4 out of 4 stars
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Princess Catrin, the youngest daughter of King Amren, discovers that she possesses the unique ability to connect with and see through the eyes of ravens. With this, she can glimpse into the past, future, and even the spiritual world. With the nations at the brink of war and curses that threaten to destroy everything she has ever known and loved, it does not take long for Princess Catrin to realize the weight of responsibility her position and powers bring. Hopelessly in love with the enemy's son (Marcellus, son of Sen. Lucius Antony and Mark Antony's great-grandson), she must now choose between love and loyalty to her family.
Apollo’s Raven by Linnea Tanner is an enthralling historical fiction novel that hurls readers’ full-force into the happenings of Ancient Rome and Britannia. It is the first book in its intended sequel - with Book 2: Empire’s Anvil said to be released soon. The narrative of the first book has a nice mix of romance, politics, and mysticism, bound to reel in different types of readers.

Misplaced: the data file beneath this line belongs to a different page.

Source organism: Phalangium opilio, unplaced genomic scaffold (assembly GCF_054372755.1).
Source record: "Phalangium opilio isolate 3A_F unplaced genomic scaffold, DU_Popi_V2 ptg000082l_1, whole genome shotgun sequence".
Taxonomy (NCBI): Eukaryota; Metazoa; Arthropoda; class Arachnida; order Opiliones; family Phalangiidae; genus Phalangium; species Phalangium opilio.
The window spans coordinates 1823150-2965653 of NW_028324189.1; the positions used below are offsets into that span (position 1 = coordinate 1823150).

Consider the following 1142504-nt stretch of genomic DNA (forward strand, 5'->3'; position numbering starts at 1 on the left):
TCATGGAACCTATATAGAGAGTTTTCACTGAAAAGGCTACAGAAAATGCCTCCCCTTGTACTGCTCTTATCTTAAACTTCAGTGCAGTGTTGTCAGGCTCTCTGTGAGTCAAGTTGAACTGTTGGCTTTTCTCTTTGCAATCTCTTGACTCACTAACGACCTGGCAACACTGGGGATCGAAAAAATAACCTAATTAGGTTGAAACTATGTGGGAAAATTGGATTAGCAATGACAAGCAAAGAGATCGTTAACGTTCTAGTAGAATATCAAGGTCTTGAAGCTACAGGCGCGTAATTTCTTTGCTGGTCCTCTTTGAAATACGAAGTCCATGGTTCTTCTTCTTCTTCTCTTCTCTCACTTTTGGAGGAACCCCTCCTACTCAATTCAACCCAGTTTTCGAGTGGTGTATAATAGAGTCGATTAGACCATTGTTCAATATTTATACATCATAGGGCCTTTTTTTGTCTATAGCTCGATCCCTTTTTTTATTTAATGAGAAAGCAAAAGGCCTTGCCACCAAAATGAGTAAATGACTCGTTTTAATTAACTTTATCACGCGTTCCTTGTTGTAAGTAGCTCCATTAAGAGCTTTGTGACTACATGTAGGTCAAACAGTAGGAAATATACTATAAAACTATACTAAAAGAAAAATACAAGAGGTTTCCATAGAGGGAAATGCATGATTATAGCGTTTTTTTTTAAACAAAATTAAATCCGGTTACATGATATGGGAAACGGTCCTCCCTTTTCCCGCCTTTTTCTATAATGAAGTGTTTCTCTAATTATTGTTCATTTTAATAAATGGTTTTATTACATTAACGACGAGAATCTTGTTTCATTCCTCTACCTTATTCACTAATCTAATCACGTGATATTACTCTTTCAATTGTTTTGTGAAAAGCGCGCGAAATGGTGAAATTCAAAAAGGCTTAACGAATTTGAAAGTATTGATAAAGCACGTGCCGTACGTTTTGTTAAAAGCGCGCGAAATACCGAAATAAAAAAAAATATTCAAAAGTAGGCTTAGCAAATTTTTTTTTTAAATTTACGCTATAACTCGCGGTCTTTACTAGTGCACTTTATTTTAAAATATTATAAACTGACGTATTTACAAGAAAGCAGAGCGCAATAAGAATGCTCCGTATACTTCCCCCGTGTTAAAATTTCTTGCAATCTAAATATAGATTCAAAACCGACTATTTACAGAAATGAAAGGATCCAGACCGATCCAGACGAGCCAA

To me, the most impressive aspect of the book had to be the masterfully drawn historical setting, events, and characters. The occurrences, mannerisms, and characters were incredibly believable, and the politics, practices, and beliefs were intriguing and enveloping as well. I liked that the author incorporated all these aspects together as it helped to create a multidimensional world. Undoubtedly, much research went into writing the book.
The narrative is told in the third-person point of view, which takes readers through the in-depth perspectives, thoughts, and feelings of Marrock, Lucius, and other principal characters, as well as the actions of our protagonist, Catrin. This enriches the story and gives a deeper understanding of all the characters and their rationale. Additionally, all other minor characters introduced to the story were necessary for driving the story forward.
Another aspect I enjoyed was the plot. There was a gentle, steady incline in the intensity. From Catrin's brewing romance with Marcellus and the threat of the ancient curse and conflict, to anxiously wondering if she would master her powers before it was too late — all this kept me wanting more with each chapter. The only issue I found was there were specific words used, such as ‘wench’ and ‘shenanigans,’ which I think do not work with the ancient setting of Rome and Britannia.
I highly recommend Apollo’s Raven to those who appreciate the genre, and anyone who loves an intriguing tale of love, betrayal, politics of war, and the supernatural. The level of violence and death in the narrative is not for sensitive readers. Also, there was some sexual content, which makes the book an appropriate read for a mature audience. Overall, I enjoyed the narrative, which is why I rate the book 4 out of 4 stars.
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